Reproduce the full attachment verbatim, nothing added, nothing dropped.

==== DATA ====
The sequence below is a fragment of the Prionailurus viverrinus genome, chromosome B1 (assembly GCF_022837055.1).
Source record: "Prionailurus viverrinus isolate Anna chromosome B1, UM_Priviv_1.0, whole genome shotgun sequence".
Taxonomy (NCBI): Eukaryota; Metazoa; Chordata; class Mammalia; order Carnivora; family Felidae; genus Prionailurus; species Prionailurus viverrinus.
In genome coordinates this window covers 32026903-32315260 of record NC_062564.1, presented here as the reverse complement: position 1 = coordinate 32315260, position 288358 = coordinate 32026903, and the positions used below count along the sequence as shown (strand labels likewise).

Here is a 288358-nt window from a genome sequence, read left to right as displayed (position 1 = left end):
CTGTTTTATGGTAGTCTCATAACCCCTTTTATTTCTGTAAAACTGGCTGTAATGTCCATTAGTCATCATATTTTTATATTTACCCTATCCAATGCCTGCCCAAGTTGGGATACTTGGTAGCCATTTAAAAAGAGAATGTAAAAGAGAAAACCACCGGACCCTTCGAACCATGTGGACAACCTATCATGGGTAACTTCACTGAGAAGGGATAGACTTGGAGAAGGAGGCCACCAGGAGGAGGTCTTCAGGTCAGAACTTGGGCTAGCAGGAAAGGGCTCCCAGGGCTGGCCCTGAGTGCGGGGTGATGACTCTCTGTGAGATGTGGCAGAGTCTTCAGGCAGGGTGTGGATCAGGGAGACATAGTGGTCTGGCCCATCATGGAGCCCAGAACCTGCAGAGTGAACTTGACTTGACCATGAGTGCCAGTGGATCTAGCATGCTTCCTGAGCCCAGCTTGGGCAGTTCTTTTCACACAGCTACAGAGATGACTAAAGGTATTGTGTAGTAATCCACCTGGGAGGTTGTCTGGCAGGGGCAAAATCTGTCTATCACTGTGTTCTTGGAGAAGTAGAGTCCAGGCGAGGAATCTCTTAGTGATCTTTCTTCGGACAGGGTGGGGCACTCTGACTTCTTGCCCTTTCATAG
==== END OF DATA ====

The sequence below is a fragment of the Prionailurus viverrinus genome, chromosome B1 (assembly GCF_022837055.1).
Source record: "Prionailurus viverrinus isolate Anna chromosome B1, UM_Priviv_1.0, whole genome shotgun sequence".
Taxonomy (NCBI): Eukaryota; Metazoa; Chordata; class Mammalia; order Carnivora; family Felidae; genus Prionailurus; species Prionailurus viverrinus.
In genome coordinates this window covers 32026903-32315260 of record NC_062564.1, presented here as the reverse complement: position 1 = coordinate 32315260, position 288358 = coordinate 32026903, and the positions used below count along the sequence as shown (strand labels likewise).

Here is a 288358-nt window from a genome sequence, read left to right as displayed (position 1 = left end):
CTGTTTTATGGTAGTCTCATAACCCCTTTTATTTCTGTAAAACTGGCTGTAATGTCCATTAGTCATCATATTTTTATATTTACCCTATCCAATGCCTGCCCAAGTTGGGATACTTGGTAGCCATTTAAAAAGAGAATGTAAAAGAGAAAACCACCGGACCCTTCGAACCATGTGGACAACCTATCATGGGTAACTTCACTGAGAAGGGATAGACTTGGAGAAGGAGGCCACCAGGAGGAGGTCTTCAGGTCAGAACTTGGGCTAGCAGGAAAGGGCTCCCAGGGCTGGCCCTGAGTGCGGGGTGATGACTCTCTGTGAGATGTGGCAGAGTCTTCAGGCAGGGTGTGGATCAGGGAGACATAGTGGTCTGGCCCATCATGGAGCCCAGAACCTGCAGAGTGAACTTGACTTGACCATGAGTGCCAGTGGATCTAGCATGCTTCCTGAGCCCAGCTTGGGCAGTTCTTTTCACACAGCTACAGAGATGACTAAAGGTATTGTGTAGTAATCCACCTGGGAGGTTGTCTGGCAGGGGCAAAATCTGTCTATCACTGTGTTCTTGGAGAAGTAGAGTCCAGGCGAGGAATCTCTTAGTGATCTTTCTTCGGACAGGGTGGGGCACTCTGACTTCTTGCCCTTTCATAG